4 years 6 days ago

Glad we could continue the annual “Liriano is back” article for the 5th straight year!

Hunter fan
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Hunter fan
4 years 6 days ago

Reminds me a bit of Carl Hubbel. When asked to scrap the screwball because of injury risk, he stunk. Allowed to throw the screwball until his arm fell off? Great pitcher.

Just let Liriano throw the slider until his arm falls off. Whether its for two months, two years, or ten years….he’s not a major league caliber pitcher otherwise.

mcbrown
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mcbrown
4 years 6 days ago

I noted the lack of any advanced pitching metrics and was fully prepared to chalk up his recent success to batted ball luck, but the data do not support that conclusion. His FIP and xFIP (by one calculator, at least) over his last 5 starts are 2.3 and 2.9 respectively. Pretty impressive, SSS and all.

Brandon Warne
Member
Member
4 years 6 days ago

Twins should be content to let him chuck sliders over and over, and then flip him at the deadline. In fact, wouldn’t surprise me if that’s what is happening.

juan pierres mustache
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juan pierres mustache
4 years 6 days ago

liriano will get hurt before they can trade him just out of spite

spoof bonser
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spoof bonser
4 years 6 days ago

I think the Twinds should trade him for Bryce Harper

Bryce Harper
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Bryce Harper
4 years 6 days ago

That’s a clown trade bro.

radicalhenri
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radicalhenri
4 years 6 days ago

i bet you set yourself up on that one, didn’t you?

joe
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joe
4 years 6 days ago

Having watched the Twins for years, I don’t recall Liriano ever having a pitch referred to as a sinker, my guess is his fastball is just having more movement lately giving perception of another pitch. Or I could wrong be wrong.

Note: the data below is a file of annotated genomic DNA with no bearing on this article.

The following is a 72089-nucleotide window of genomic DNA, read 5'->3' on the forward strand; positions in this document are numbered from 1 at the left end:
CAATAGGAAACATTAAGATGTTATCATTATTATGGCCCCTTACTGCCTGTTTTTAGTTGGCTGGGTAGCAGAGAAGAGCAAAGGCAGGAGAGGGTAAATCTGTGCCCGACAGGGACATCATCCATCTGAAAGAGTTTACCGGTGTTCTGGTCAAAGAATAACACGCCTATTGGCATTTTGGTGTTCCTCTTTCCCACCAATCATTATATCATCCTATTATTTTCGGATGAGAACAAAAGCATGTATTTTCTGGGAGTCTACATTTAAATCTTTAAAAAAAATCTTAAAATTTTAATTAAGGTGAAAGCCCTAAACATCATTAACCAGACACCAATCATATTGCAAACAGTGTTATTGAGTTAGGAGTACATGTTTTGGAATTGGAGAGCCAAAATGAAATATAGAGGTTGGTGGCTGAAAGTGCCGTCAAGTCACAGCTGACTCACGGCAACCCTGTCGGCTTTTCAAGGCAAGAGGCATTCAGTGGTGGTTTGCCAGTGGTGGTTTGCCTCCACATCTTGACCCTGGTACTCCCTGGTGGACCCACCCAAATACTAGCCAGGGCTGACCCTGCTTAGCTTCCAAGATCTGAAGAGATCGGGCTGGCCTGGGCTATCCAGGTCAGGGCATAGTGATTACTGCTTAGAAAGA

ANYWAY, the real difference lately has been that his control of the fastball/sinker has allowed him to be ahead in the count and thus be able to go to the slider more often as his strikeout or put away pitch. I don’t think his general approach has changed where he’s throwing more sliders any old time he wants.

With Liriano, and really nearly all pitchers, his key is command of the fastball. He’s actually spotting the fastball around the zone now instead of constant 1-0, 2-1 meatballs. Now we’ll just see how much longer that lasts.

monkey business
Member
monkey business
4 years 3 days ago

sinker is what MLB started calling 2-seam fastballs this year.

payroll
Member
payroll
4 years 6 days ago

Guy hears his name on the trade block and starts striking everyone out all the sudden.

phoenix2042
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phoenix2042
4 years 6 days ago

Those LD,FB, GB percentages are off right? He only gets fly ball 3% of the time? Line drives 1% and ground balls 10%? Correct me if I’m wrong, but that and his 27% whiff rate do not add up to 100%. Am I just missing something when reading this chart?

Ivan Grushenko
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Ivan Grushenko
4 years 6 days ago

I doesn’t seem to include called balls and strikes or foul balls, or I guess HBP

Polka
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4 years 6 days ago

Correct, the missing percentages are balls that haven’t landed yet, or are on some 6 year olds mantle in his room, saying Ryan Braun- 576 feet 5/12/2012

toby
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toby
4 years 6 days ago

I wrote a thing @ Twinkietown (http://www.twinkietown.com/2012/6/22/3110845/bad-teams-or-good-liriano) along these lines with texasleaguers pitch f/x graphs and stuff. His pitches are as hard as they’ve been post-surgery over the past 4 starts and everything that has armside run (both fastballs/change) has much more effective sink than it had in April/May. Instead of being a sitting duck meatball at just shy of 8 inches of v-move (hitters kill fastballs like that), his two-seamer has a touch of sink to it. His slider has more slider and is 2 MPH harder (86!) than it was. His average location is much better with everything: lower, less center cut.

There are ZERO signs of smoke and mirrors and every sign that his stuff is finally as good as it was in 2010. Now it’s just (the big) question of whether he can keep doing it.